Children with diabetes: Virginia families fight for rights

STAFFORD, Va. (WJLA) - Annika Natividad was only seven years old when she was diagnosed with Type 1 diabetes.

"This is my diabetes purse, my meter..." she explains. With the prick of a finger, she checks her blood sugar level up to six times a day by using an insulin pump. She receives 20 to 30 units of insulin a day -- but she isn't allowed to do so just anywhere.

Annika's parents -- along with six other Virginia families -- are currently fighting to remove obstacles they say they faced when they sent their diabetic children to public schools in Virginia. They want their children to be able to carry their supplies with them and not have to lock them in a nurse’s office.

According to the NIH, students should be able to check levels if they start feeling anything coming on in order to catch it quickly. The NIH also adds that you shouldn't have to ask a child having a seizure to walk down to the nurse's office.

These parents want their children to be able to check their blood sugar anywhere they need to do it. But Natividad says her teacher once asked her to go into a classroom closet to check her levels.

“I am allowed to do this anywhere I can – why am I in the closet?" asks Annika.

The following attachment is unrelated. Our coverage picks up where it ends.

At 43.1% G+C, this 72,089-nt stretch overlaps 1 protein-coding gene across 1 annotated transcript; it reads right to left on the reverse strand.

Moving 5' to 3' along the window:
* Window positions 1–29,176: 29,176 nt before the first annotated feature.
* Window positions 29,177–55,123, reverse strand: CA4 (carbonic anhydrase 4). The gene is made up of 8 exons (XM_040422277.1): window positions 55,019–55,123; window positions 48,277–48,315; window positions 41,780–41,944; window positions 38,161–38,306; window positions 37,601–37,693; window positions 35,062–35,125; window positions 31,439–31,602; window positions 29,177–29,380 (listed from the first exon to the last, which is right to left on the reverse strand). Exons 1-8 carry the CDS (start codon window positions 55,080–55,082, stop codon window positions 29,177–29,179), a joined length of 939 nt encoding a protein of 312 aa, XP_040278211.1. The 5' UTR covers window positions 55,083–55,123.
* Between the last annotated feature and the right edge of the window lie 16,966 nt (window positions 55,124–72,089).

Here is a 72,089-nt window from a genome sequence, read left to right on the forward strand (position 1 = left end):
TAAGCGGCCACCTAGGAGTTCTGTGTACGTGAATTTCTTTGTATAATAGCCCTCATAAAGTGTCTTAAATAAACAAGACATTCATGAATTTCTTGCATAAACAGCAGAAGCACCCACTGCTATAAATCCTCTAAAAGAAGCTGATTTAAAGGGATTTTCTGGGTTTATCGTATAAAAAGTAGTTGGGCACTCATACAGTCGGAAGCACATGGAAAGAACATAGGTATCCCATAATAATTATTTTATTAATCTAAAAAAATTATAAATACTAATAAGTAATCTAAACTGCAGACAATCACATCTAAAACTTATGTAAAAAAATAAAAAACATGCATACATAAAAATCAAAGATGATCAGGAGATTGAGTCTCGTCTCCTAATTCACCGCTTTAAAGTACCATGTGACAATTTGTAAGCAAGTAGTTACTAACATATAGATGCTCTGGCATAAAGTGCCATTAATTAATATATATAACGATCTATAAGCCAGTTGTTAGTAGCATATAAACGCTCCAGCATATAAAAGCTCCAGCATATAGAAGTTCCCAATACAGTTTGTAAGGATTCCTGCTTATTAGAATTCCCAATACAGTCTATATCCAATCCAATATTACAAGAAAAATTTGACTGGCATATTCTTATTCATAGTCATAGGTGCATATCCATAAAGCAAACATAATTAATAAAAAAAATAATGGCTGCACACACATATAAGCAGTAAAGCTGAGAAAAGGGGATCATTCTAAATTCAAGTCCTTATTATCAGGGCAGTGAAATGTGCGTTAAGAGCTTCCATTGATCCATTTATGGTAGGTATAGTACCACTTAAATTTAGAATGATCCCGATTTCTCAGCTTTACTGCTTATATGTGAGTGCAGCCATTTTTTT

The Natividads also recommend that at least two staff members in every Virginia school be trained in using the proper medical equipment:

“Someone who has had sufficient training to know the difference between slipping a decimal point -- between giving 1 unit or 10 units can mean life or death.”

That fine line caused the family to move Annika to a private school where she is allowed to carry her supplies and where her teacher is fully trained on the equipment.

We reached out to Stafford County Public Schools, where Annika used to be a student, and they said that federal regulations prevent them from talking about a specific student's case.

Bottom line, these families are hoping the Virginia House Bill -- 134 Diabetes Care for Students -- which goes to subcommittee this week becomes state law. It sets statewide standards for training and also dictates that students can carry their supplies with them and test their blood sugar anywhere in school.

It’s a fight for this family, who says their daughter has been nothing but brave.